Adults get flu just once every five years, new research finds


According to a new study, flu is much less common in adults than people think and those of age 30 and above catch it only once every five years.

The findings of the study, published in the journal PLOS Biology, also reveal that children are much more prone to catching flu and they get it every other year on an average. As people progress from childhood to early adulthood, the frequency of flu infections decline and from the age of 30 onwards, flu infections tend to occur at a steady rate of about two per decade.

“For adults, we found that influenza infection is actually much less common than some people think,” said senior author of the study Steven Riley from at Imperial College London. “In childhood and adolescence, it is much more common, possibly because we mix more with other people.”

For their study, researchers carried out a field study in China and analysed blood samples from volunteers looking at antibody levels against nine different influenza strains that circulated from 1968 to 2009.

“There’s a lot of debate in the field as to how often people get flu, as opposed to flu-like illness caused by something else,” said Adam Kucharski, who worked on the study at Imperial College London before moving to the London School of Hygiene & Tropical Medicine.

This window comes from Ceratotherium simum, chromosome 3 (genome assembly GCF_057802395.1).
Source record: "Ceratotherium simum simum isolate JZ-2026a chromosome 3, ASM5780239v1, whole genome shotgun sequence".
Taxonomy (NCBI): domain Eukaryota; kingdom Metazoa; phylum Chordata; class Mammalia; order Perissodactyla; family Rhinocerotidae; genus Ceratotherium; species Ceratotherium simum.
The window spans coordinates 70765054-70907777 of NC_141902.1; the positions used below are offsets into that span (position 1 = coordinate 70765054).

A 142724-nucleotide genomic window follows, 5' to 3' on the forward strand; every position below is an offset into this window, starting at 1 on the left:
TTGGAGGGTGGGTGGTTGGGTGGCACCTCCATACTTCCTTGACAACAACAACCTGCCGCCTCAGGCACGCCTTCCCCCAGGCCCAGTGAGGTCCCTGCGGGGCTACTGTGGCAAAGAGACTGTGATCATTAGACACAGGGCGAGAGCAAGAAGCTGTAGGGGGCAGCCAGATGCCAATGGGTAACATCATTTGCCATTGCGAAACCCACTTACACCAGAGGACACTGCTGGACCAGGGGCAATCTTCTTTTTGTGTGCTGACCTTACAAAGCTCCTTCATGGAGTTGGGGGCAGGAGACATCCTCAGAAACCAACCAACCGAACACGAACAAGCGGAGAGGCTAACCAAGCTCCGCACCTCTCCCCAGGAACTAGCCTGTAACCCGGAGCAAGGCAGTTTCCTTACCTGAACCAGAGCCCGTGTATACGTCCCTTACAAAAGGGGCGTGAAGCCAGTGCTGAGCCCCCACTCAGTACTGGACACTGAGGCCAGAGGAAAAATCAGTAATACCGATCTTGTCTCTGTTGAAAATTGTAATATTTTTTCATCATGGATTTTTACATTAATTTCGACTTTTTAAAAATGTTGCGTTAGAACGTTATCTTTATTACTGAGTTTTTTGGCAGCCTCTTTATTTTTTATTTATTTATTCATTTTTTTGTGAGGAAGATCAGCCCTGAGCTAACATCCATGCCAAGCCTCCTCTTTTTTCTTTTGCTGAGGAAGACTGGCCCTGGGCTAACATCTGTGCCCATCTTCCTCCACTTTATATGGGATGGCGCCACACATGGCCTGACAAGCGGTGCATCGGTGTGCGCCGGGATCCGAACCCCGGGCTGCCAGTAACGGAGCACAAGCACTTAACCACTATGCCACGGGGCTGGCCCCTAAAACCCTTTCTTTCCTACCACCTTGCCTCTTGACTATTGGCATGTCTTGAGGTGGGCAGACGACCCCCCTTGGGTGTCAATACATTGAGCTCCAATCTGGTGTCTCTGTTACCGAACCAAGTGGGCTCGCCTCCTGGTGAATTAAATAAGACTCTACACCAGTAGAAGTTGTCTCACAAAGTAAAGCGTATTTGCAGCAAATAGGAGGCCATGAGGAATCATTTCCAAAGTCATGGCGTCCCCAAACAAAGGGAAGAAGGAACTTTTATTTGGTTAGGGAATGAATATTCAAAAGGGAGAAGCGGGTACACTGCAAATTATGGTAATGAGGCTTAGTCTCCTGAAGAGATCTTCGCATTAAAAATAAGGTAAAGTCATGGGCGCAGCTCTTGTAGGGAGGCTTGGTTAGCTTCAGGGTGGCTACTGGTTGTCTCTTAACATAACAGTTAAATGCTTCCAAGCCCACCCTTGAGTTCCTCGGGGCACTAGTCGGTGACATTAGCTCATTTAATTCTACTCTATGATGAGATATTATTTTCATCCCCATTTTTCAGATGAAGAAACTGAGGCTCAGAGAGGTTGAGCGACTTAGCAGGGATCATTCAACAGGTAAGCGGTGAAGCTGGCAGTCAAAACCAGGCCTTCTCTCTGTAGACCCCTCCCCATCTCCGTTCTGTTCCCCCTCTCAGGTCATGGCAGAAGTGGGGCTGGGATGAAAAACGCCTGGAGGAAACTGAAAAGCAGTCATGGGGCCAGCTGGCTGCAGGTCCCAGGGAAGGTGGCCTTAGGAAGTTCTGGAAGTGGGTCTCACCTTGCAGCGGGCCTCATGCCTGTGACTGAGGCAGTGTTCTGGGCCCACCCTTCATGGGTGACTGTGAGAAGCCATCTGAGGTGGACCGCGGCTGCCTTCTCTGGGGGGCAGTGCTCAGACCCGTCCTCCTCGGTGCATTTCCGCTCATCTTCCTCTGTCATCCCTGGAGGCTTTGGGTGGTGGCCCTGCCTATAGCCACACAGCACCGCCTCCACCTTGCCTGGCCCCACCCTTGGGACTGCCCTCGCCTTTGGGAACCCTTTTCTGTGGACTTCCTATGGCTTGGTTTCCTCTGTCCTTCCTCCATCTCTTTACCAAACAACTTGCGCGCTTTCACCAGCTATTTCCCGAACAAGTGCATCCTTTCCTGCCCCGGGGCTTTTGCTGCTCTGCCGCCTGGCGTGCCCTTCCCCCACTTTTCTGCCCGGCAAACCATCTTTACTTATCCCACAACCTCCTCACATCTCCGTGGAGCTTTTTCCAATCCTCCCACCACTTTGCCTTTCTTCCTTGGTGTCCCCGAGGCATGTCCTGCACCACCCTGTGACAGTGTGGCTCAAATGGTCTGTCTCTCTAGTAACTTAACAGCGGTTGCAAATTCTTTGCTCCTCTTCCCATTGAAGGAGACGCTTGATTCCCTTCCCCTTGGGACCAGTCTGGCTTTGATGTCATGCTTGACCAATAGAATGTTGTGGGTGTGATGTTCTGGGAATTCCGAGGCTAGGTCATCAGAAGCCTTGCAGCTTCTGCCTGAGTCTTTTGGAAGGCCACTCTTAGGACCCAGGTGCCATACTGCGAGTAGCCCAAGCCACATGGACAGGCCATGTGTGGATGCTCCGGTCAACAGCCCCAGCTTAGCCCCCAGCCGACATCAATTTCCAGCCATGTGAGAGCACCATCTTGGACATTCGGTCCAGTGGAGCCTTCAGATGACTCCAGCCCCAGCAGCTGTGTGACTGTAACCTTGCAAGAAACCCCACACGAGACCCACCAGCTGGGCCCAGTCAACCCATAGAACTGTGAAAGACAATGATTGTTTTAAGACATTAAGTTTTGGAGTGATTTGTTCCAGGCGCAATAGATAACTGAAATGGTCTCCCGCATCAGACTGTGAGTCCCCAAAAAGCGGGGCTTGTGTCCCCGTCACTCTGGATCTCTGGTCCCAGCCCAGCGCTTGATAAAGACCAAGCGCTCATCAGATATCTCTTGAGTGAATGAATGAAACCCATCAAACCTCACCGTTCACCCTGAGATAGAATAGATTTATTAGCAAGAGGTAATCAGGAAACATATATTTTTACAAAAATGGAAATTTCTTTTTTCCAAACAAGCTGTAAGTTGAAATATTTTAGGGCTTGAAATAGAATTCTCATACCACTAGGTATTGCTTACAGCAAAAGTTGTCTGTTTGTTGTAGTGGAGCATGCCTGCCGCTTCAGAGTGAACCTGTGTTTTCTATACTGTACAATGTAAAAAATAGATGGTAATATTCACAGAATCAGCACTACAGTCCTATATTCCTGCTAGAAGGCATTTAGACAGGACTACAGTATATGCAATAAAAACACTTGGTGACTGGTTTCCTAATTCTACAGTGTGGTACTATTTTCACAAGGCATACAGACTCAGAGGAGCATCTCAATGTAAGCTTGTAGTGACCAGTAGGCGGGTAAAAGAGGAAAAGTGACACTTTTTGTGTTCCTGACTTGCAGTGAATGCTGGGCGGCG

“These symptoms could sometimes be caused by common cold viruses, such as rhinovirus or coronavirus. Also, some people might not realise they had flu, but the infection will show up when a blood sample is subsequently tested,” Kucharski noted.

Flu-like illness can be caused by many pathogens, making it difficult to assess how often people are infected by influenza. In addition to estimating the frequency of flu infection, the researchers developed a mathematical model of how our immunity to flu changes over a lifetime as we encounter different strains of the virus.

The model supported evidence from other studies that the strains of influenza virus we encounter earlier in life evoke stronger immune responses than those we meet later.